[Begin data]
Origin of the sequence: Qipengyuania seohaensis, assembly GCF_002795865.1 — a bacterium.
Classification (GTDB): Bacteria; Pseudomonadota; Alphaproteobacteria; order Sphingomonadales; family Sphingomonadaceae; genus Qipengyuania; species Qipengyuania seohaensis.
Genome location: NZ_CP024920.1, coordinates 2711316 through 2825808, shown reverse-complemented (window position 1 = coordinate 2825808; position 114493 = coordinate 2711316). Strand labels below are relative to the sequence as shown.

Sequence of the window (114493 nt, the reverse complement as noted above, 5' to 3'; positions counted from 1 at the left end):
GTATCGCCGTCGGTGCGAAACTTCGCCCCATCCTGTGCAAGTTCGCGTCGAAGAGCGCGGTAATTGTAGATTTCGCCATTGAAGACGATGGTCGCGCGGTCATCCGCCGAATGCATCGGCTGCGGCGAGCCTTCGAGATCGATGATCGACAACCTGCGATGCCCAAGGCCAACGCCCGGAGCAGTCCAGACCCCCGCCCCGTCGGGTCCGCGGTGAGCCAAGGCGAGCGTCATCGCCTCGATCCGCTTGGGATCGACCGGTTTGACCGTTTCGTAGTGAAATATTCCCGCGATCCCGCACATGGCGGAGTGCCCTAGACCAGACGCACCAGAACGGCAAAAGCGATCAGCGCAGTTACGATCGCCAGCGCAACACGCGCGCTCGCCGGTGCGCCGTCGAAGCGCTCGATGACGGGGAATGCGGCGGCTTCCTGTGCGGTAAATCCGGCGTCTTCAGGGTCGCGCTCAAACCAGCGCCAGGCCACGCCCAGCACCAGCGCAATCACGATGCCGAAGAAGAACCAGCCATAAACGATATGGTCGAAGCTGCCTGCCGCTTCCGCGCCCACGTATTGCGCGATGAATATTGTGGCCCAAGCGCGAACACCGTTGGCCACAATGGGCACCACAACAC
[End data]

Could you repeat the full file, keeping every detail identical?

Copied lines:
Origin of the sequence: Qipengyuania seohaensis, assembly GCF_002795865.1 — a bacterium.
Classification (GTDB): Bacteria; Pseudomonadota; Alphaproteobacteria; order Sphingomonadales; family Sphingomonadaceae; genus Qipengyuania; species Qipengyuania seohaensis.
Genome location: NZ_CP024920.1, coordinates 2711316 through 2825808, shown reverse-complemented (window position 1 = coordinate 2825808; position 114493 = coordinate 2711316). Strand labels below are relative to the sequence as shown.

Sequence of the window (114493 nt, the reverse complement as noted above, 5' to 3'; positions counted from 1 at the left end):
GTATCGCCGTCGGTGCGAAACTTCGCCCCATCCTGTGCAAGTTCGCGTCGAAGAGCGCGGTAATTGTAGATTTCGCCATTGAAGACGATGGTCGCGCGGTCATCCGCCGAATGCATCGGCTGCGGCGAGCCTTCGAGATCGATGATCGACAACCTGCGATGCCCAAGGCCAACGCCCGGAGCAGTCCAGACCCCCGCCCCGTCGGGTCCGCGGTGAGCCAAGGCGAGCGTCATCGCCTCGATCCGCTTGGGATCGACCGGTTTGACCGTTTCGTAGTGAAATATTCCCGCGATCCCGCACATGGCGGAGTGCCCTAGACCAGACGCACCAGAACGGCAAAAGCGATCAGCGCAGTTACGATCGCCAGCGCAACACGCGCGCTCGCCGGTGCGCCGTCGAAGCGCTCGATGACGGGGAATGCGGCGGCTTCCTGTGCGGTAAATCCGGCGTCTTCAGGGTCGCGCTCAAACCAGCGCCAGGCCACGCCCAGCACCAGCGCAATCACGATGCCGAAGAAGAACCAGCCATAAACGATATGGTCGAAGCTGCCTGCCGCTTCCGCGCCCACGTATTGCGCGATGAATATTGTGGCCCAAGCGCGAACACCGTTGGCCACAATGGGCACCACAACAC